At the show, you can sit back and watch the panel of celebrity judges and hear the inspiration behind the drink while you sip some of the contenders.

But wait!  In January, to beat those mid-winter blues, you can also join the battle in San Francisco!  Stay tuned for more on that soon.

If you like a good, creative, inspired cocktail as much as I do – be sure not to miss it!  I’ll be there voting!

For tickets and more information please see Cocktail Wars!  Packages including tasting menus are available starting at $29.





When good wine gets…better

Ah vermouth, that mystical beverage that started it’s life as wine, and was elevated with aromatics and botanicals.  Vermouth varies so widely, it might as well be called the gin of the wine world!

While there are two distinct types of vermouth – dry, or white, and sweet, or red, the flavor profiles within each realm vary so widely that it is akin to determining who your favorite wine is.  For me, it’s impossible.

You have probably heard of, and used, the classic Martini & Rossi vermouths in your cocktails, be it a Manhattan or a Martini.  While these are inexpensive and readily available, there remind me of white zinfandel.  Fine, if you must, but must you?

Recently, I had the good fortune to taste a local vermouth by Sutton Cellars.  This delicious example of a craft vermouth is made from a white wine from Sonoma, and infused with a burst of citrus and baking spice, this is the perfect sipper of choice on these warm fall afternoons.
While most vermouth is used in cocktails, this beauty should be enjoyed alone, or with a minimum of other ingredients.

My two favorite cocktails with craft vermouth:

Sutton & Soda

Made by Carl Sutton himself, this was a gorgeous interlude before we completed our wine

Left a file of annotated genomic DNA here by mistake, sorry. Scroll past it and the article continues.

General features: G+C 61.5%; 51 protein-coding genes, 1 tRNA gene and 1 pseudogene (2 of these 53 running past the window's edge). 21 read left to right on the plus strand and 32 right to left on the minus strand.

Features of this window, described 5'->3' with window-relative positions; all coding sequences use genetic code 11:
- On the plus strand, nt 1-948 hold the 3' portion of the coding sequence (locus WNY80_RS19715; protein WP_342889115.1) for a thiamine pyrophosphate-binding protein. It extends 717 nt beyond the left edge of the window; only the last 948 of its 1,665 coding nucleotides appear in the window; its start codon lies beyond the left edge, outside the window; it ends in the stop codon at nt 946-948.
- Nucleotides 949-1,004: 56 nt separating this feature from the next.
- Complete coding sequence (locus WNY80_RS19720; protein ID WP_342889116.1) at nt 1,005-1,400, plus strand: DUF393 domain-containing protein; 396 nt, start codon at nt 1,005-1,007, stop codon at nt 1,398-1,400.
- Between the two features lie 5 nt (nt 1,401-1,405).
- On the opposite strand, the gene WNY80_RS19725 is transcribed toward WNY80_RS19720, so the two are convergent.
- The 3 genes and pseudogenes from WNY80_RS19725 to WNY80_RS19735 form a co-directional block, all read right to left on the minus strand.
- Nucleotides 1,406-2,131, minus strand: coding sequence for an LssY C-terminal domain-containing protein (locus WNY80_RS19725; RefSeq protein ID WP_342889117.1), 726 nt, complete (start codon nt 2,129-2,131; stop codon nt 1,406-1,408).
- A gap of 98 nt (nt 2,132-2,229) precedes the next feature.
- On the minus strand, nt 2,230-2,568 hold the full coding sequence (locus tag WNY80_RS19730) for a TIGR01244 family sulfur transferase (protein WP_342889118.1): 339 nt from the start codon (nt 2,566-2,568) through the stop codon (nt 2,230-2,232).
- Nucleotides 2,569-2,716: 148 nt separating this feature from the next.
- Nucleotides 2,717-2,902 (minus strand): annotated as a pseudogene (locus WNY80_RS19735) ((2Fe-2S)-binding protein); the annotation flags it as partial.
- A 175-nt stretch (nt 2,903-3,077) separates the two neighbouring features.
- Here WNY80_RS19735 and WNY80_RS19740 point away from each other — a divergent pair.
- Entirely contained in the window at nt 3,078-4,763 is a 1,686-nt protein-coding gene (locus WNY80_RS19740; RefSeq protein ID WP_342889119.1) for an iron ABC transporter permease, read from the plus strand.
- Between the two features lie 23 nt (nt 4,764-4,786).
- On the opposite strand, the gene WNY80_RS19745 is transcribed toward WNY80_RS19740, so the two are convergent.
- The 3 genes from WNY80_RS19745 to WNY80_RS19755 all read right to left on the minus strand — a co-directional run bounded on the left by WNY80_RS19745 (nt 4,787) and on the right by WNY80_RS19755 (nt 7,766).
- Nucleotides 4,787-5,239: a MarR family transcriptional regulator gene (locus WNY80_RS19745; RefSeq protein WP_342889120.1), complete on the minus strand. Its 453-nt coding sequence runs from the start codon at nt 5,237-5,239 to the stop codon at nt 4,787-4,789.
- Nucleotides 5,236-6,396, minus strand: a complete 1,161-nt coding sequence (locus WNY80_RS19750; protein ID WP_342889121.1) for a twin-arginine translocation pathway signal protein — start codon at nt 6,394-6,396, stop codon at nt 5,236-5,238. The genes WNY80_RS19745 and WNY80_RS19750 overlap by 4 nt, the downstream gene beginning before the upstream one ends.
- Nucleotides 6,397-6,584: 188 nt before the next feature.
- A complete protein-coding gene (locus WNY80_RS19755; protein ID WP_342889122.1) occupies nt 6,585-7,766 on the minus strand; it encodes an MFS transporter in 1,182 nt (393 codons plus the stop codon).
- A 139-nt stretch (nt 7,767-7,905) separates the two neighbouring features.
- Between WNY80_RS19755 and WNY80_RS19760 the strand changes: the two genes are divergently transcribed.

tasting.  Simple, yet elegant, vermouth on the rocks with a splash of soda water and a grapefruit twist.  Delicious!

Not so French Kiss

I found this recipe online, and it uses both dry and sweet vermouths.  My version kicks it up a notch with the addition of some aromatic bitters for flavor emphasis.

Mix half sweet and half dry vermouth over rocks.  My choice for the sweet (or red) is the Carpano Antica Sweet Vermouth.  While sweet is a bit of a reach, this rich red vermouth is dark ruby and complex, with orange marmalade, coffee, and spice.  Yum!

Add a dash of bitters and orange bitters, and top with a lemon slice.  Ahhh refreshing!  For extra fun, try cardamon bitters!  the earthy exotic spice works perfectly.  This is like a gingerbread man, smoking a cigar, in Marseilles.

Sutton Cellars is hosting a vermouth tasting in San Francisco, at 18 Reasons, on December 2nd.  If you are in the area, check it out!






Cocktail of the week: Gintonica

Put on your yalmulka, here comes gin-tonica,
Its so much fun-akkah to celebrate gin-tonica!

With all due respect to Adam Sandler and his holiday chuckles, a well crafted Gin & Tonic is one of my favorite cocktails.  The wide Gin tonic isolated on white background. Stock Photo - 7066244variety of gins available these days is far reaching, and goes beyond hte bathtub varieties of Prohibition, and past the mass market varieties that resemble little more than nail polish with a fancy label.

Blade Gin